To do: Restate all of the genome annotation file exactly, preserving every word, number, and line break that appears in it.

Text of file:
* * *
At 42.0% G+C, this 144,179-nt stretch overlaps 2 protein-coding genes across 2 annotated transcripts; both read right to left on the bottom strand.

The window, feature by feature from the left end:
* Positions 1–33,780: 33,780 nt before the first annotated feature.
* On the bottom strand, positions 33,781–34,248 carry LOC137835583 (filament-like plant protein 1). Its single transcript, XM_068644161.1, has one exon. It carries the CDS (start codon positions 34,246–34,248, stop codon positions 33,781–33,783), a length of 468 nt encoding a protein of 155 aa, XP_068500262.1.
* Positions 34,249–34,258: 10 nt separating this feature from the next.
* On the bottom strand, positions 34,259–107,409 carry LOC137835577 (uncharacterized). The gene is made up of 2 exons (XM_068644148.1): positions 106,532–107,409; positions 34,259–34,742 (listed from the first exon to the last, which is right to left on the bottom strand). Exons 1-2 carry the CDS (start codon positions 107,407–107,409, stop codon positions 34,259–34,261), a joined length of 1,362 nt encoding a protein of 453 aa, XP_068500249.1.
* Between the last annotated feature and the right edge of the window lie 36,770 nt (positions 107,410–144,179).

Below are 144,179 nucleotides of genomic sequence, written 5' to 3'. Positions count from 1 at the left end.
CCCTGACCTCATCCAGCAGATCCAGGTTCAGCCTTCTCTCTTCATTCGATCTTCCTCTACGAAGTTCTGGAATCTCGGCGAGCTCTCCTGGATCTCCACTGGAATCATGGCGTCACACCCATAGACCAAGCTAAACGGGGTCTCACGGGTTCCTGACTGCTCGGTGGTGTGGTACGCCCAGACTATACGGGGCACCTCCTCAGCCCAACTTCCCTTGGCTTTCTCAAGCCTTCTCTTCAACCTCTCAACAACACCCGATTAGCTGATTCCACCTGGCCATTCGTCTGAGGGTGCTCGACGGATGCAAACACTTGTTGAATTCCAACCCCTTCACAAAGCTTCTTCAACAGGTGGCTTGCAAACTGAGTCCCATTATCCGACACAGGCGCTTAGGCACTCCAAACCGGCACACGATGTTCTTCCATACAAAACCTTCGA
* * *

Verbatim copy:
At 42.0% G+C, this 144,179-nt stretch overlaps 2 protein-coding genes across 2 annotated transcripts; both read right to left on the bottom strand.

The window, feature by feature from the left end:
* Positions 1–33,780: 33,780 nt before the first annotated feature.
* On the bottom strand, positions 33,781–34,248 carry LOC137835583 (filament-like plant protein 1). Its single transcript, XM_068644161.1, has one exon. It carries the CDS (start codon positions 34,246–34,248, stop codon positions 33,781–33,783), a length of 468 nt encoding a protein of 155 aa, XP_068500262.1.
* Positions 34,249–34,258: 10 nt separating this feature from the next.
* On the bottom strand, positions 34,259–107,409 carry LOC137835577 (uncharacterized). The gene is made up of 2 exons (XM_068644148.1): positions 106,532–107,409; positions 34,259–34,742 (listed from the first exon to the last, which is right to left on the bottom strand). Exons 1-2 carry the CDS (start codon positions 107,407–107,409, stop codon positions 34,259–34,261), a joined length of 1,362 nt encoding a protein of 453 aa, XP_068500249.1.
* Between the last annotated feature and the right edge of the window lie 36,770 nt (positions 107,410–144,179).

Below are 144,179 nucleotides of genomic sequence, written 5' to 3'. Positions count from 1 at the left end.
CCCTGACCTCATCCAGCAGATCCAGGTTCAGCCTTCTCTCTTCATTCGATCTTCCTCTACGAAGTTCTGGAATCTCGGCGAGCTCTCCTGGATCTCCACTGGAATCATGGCGTCACACCCATAGACCAAGCTAAACGGGGTCTCACGGGTTCCTGACTGCTCGGTGGTGTGGTACGCCCAGACTATACGGGGCACCTCCTCAGCCCAACTTCCCTTGGCTTTCTCAAGCCTTCTCTTCAACCTCTCAACAACACCCGATTAGCTGATTCCACCTGGCCATTCGTCTGAGGGTGCTCGACGGATGCAAACACTTGTTGAATTCCAACCCCTTCACAAAGCTTCTTCAACAGGTGGCTTGCAAACTGAGTCCCATTATCCGACACAGGCGCTTAGGCACTCCAAACCGGCACACGATGTTCTTCCATACAAAACCTTCGA